Belvedere Golf Club superintendent Jordan Caplan joins the podcast to talk about the Willie Watson course and his role as the club's fourth superintendent in its almost 100-year history. Jordan and Andy Johnson discuss the challenges of course maintenance in harsh Northern Lower Michigan winters and the differences between the Belvedere job and Jordan’s past work at Philadelphia Cricket Club. They also chat about trends in golf architecture vs. building architecture, the abundance of quality golf in Michigan, and how to get your kids interested in the game. The Superintendent Series is brought to you by the Toro Company.
Andrew Green is one of the busiest golf architects in the industry. He recently completed a restoration of Oak Hill's East Course and a renovation of Congressional's Blue Course, and he's currently doing work at Scioto, Wannamoisett, and Interlachen. Andrew's best-known project to date may be his bold 2017 restoration of Inverness Club, a 1919 Donald Ross design that has hosted six major championships. Next week, Inverness will appear on your TV as the host of the Solheim Cup, so Garrett Morrison figured it was a good time to call Andrew up and chat about Inverness's strengths, its complicated architectural history, Andrew's approach to balancing restoration with renovation, and his affection for a well-executed chocolate drop.
Nick Nate, superintendent at South Bend Country Club, talks with Andy Johnson about his career in turf, which has taken him from his hometown in South Bend, Indiana, to the Old Course and back home again. They discuss Nick's start in the business at Warren Golf Course when it first opened, the perks of his internship at St. Andrews and his stint in Scotland, prepping Medinah Country Club for the 2006 PGA Championship, and the challenges and rewards of bringing South Bend CC back to its George O'Neil roots. Nick also shares his Notre Dame gameday tips and predictions for the upcoming college football season. The Superintendent Series is brought to you by the Toro Company.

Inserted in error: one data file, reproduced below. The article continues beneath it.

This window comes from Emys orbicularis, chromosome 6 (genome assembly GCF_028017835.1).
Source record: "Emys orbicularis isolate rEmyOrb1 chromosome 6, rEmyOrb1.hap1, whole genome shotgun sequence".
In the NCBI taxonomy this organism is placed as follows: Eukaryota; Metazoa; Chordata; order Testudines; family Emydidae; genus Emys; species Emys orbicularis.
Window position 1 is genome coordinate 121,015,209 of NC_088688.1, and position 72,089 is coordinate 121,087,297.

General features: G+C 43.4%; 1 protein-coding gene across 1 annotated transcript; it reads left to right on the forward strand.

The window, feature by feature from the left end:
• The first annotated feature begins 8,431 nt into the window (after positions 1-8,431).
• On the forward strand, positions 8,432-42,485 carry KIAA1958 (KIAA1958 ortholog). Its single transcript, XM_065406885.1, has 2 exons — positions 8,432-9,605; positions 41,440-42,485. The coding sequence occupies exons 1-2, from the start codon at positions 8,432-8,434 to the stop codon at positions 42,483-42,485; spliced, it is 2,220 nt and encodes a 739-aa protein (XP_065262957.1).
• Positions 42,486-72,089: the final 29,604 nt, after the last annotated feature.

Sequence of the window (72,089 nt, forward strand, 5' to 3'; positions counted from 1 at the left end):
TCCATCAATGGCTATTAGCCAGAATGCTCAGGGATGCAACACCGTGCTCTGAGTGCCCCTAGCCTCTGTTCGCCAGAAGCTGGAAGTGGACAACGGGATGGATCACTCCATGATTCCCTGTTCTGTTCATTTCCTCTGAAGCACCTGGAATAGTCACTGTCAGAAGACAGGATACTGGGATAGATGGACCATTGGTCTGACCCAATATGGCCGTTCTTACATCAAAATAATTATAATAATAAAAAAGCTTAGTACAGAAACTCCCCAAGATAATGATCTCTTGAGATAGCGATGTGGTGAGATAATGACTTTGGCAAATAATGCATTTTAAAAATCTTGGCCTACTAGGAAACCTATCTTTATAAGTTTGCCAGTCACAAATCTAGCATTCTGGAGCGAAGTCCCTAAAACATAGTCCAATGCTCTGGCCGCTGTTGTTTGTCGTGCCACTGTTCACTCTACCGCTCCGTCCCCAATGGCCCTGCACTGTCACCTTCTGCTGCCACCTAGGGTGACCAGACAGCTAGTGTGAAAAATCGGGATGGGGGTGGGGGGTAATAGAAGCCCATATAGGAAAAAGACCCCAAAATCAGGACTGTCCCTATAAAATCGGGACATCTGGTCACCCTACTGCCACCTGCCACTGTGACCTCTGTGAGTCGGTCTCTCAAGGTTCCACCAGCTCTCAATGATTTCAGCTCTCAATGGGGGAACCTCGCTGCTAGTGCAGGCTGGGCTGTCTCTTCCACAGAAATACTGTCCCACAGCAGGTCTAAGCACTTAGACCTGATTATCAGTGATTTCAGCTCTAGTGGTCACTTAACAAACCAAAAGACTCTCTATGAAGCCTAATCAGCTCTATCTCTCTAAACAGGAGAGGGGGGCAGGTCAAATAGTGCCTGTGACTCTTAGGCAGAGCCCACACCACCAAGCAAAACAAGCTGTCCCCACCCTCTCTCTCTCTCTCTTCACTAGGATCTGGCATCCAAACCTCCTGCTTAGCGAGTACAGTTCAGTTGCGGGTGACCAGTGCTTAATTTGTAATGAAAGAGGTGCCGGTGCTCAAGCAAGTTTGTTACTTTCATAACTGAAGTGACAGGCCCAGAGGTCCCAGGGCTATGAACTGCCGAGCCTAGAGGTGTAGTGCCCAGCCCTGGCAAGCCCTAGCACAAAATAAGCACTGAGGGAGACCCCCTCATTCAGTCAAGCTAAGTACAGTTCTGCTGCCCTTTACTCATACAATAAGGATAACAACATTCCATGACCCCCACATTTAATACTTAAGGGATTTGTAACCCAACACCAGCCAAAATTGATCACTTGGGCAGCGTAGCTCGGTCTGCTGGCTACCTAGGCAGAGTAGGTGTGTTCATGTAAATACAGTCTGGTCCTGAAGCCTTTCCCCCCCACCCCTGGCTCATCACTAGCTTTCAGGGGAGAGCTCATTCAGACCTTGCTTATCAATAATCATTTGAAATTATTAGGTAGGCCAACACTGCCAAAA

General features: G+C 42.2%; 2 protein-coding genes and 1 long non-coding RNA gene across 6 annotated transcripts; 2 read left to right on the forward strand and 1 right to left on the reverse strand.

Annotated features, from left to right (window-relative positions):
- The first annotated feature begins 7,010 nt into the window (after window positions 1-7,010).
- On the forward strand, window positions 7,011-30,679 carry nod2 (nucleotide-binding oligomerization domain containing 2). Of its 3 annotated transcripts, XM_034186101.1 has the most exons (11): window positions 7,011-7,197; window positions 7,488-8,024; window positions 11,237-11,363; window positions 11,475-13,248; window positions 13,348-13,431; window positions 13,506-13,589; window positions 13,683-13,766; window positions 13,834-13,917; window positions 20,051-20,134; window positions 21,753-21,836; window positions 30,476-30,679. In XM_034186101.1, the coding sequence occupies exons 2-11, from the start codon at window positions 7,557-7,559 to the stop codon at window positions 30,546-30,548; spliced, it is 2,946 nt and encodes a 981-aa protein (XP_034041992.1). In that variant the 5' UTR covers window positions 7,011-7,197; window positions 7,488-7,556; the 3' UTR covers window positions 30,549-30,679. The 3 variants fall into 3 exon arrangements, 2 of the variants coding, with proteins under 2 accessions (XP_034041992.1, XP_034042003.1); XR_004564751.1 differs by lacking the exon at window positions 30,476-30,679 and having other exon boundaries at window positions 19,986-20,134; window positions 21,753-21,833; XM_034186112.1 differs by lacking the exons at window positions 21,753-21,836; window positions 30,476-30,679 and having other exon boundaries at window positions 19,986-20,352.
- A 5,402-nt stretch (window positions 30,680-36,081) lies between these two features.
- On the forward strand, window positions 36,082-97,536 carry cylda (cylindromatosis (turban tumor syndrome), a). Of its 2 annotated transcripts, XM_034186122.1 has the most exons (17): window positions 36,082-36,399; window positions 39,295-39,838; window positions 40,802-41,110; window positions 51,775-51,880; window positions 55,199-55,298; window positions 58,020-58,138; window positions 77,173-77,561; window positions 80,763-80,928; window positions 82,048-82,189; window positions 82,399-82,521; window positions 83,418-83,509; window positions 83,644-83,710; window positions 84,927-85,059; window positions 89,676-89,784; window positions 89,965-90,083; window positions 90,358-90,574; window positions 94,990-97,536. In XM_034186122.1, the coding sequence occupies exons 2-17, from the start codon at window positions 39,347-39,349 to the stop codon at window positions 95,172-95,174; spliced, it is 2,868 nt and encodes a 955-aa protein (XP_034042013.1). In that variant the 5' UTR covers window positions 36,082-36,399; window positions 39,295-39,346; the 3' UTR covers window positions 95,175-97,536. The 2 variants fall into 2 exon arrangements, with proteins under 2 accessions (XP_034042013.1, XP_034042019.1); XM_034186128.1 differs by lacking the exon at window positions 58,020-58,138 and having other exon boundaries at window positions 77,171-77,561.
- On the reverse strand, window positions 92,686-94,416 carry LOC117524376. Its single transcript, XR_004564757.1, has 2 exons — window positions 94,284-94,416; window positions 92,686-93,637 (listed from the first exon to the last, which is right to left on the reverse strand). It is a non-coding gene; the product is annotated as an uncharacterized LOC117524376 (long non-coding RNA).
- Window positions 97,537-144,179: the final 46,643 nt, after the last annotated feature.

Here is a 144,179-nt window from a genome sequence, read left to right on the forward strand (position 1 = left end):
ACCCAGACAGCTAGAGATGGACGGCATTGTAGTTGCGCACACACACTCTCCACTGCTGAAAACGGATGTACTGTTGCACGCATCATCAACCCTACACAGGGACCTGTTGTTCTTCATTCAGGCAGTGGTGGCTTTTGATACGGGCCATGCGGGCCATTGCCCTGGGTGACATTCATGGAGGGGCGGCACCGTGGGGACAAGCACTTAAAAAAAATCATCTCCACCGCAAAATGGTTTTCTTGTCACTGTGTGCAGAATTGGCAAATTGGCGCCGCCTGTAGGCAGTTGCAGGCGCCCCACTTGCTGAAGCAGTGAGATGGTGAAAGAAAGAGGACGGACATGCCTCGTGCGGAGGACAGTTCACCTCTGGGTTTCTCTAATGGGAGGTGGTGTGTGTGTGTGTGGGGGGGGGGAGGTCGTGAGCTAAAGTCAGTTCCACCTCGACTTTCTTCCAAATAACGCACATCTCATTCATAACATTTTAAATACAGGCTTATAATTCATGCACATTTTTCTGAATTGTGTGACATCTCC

Today, Homer Kelley's 1969 book The Golfing Machine is a standard text for those who study the science of the golf swing. Famous instructors cite it, as do tour pros like Bryson DeChambeau and Steve Elkington. But in 1982, The Golfing Machine was most associated with 23-year-old Bobby Clampett, who had been schooled in Kelley's system. Clampett had compiled a stellar amateur résumé, and after two rounds of the '82 Open Championship, he led by five shots. He was on the verge of validating what he had once told a reporter about The Golfing Machine: "It's the Bible of golf." In this edition of our audio documentary series, we tell the story of Homer Kelley, Bobby Clampett, and their quest to prove that science could solve the mysteries of the game.
Season two of Fried Egg Stories is brought to you by Precision Pro Golf. This episode was produced by Garrett Morrison and mixed by Cameron Hurdus.
With the golf competitions underway at the Tokyo Olympics, Garrett Morrison sits down with Michael Wolf (@bamabearcat) to learn more about Japan's distinctive golf culture. Michael is a golf architecture and history nut who has traveled and played golf extensively in Japan. He and Garrett talk about the customs of Japanese golf clubs, Michael's tips and tricks for traveling within the country, and the top courses he has played there, including Olympic host Kasumigaseki Country Club. They also discuss the historical origins of golf in Japan and the flowering of Golden Age architecture in the country that resulted from Charles Hugh Alison's visit in the early 1930s.